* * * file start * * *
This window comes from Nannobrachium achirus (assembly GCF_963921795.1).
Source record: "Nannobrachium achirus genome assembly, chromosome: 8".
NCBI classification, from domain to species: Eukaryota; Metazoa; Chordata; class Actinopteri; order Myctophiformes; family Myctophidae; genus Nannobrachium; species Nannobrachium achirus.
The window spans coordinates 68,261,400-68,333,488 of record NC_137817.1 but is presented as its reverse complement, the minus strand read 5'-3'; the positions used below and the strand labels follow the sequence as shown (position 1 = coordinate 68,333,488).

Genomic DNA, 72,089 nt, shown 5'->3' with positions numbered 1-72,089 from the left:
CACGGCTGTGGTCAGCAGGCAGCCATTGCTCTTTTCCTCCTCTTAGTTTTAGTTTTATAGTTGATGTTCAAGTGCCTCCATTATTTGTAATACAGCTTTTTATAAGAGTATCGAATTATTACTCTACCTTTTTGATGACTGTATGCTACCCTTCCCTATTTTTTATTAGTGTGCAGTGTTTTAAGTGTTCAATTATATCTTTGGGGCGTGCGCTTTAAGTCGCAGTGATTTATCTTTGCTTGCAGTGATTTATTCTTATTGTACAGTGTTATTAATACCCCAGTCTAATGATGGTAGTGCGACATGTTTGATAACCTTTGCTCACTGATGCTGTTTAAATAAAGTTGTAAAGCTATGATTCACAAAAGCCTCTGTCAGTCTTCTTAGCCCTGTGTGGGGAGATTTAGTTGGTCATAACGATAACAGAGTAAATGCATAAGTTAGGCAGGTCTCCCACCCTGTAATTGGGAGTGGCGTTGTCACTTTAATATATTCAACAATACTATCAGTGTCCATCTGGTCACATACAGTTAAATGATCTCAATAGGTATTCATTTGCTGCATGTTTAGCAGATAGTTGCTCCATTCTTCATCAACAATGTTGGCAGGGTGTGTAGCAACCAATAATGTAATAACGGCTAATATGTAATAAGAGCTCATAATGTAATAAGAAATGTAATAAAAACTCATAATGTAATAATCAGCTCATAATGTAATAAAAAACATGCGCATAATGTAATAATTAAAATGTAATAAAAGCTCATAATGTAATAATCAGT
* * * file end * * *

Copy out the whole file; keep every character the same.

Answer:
This window comes from Nannobrachium achirus (assembly GCF_963921795.1).
Source record: "Nannobrachium achirus genome assembly, chromosome: 8".
NCBI classification, from domain to species: Eukaryota; Metazoa; Chordata; class Actinopteri; order Myctophiformes; family Myctophidae; genus Nannobrachium; species Nannobrachium achirus.
The window spans coordinates 68,261,400-68,333,488 of record NC_137817.1 but is presented as its reverse complement, the minus strand read 5'-3'; the positions used below and the strand labels follow the sequence as shown (position 1 = coordinate 68,333,488).

Genomic DNA, 72,089 nt, shown 5'->3' with positions numbered 1-72,089 from the left:
CACGGCTGTGGTCAGCAGGCAGCCATTGCTCTTTTCCTCCTCTTAGTTTTAGTTTTATAGTTGATGTTCAAGTGCCTCCATTATTTGTAATACAGCTTTTTATAAGAGTATCGAATTATTACTCTACCTTTTTGATGACTGTATGCTACCCTTCCCTATTTTTTATTAGTGTGCAGTGTTTTAAGTGTTCAATTATATCTTTGGGGCGTGCGCTTTAAGTCGCAGTGATTTATCTTTGCTTGCAGTGATTTATTCTTATTGTACAGTGTTATTAATACCCCAGTCTAATGATGGTAGTGCGACATGTTTGATAACCTTTGCTCACTGATGCTGTTTAAATAAAGTTGTAAAGCTATGATTCACAAAAGCCTCTGTCAGTCTTCTTAGCCCTGTGTGGGGAGATTTAGTTGGTCATAACGATAACAGAGTAAATGCATAAGTTAGGCAGGTCTCCCACCCTGTAATTGGGAGTGGCGTTGTCACTTTAATATATTCAACAATACTATCAGTGTCCATCTGGTCACATACAGTTAAATGATCTCAATAGGTATTCATTTGCTGCATGTTTAGCAGATAGTTGCTCCATTCTTCATCAACAATGTTGGCAGGGTGTGTAGCAACCAATAATGTAATAACGGCTAATATGTAATAAGAGCTCATAATGTAATAAGAAATGTAATAAAAACTCATAATGTAATAATCAGCTCATAATGTAATAAAAAACATGCGCATAATGTAATAATTAAAATGTAATAAAAGCTCATAATGTAATAATCAGT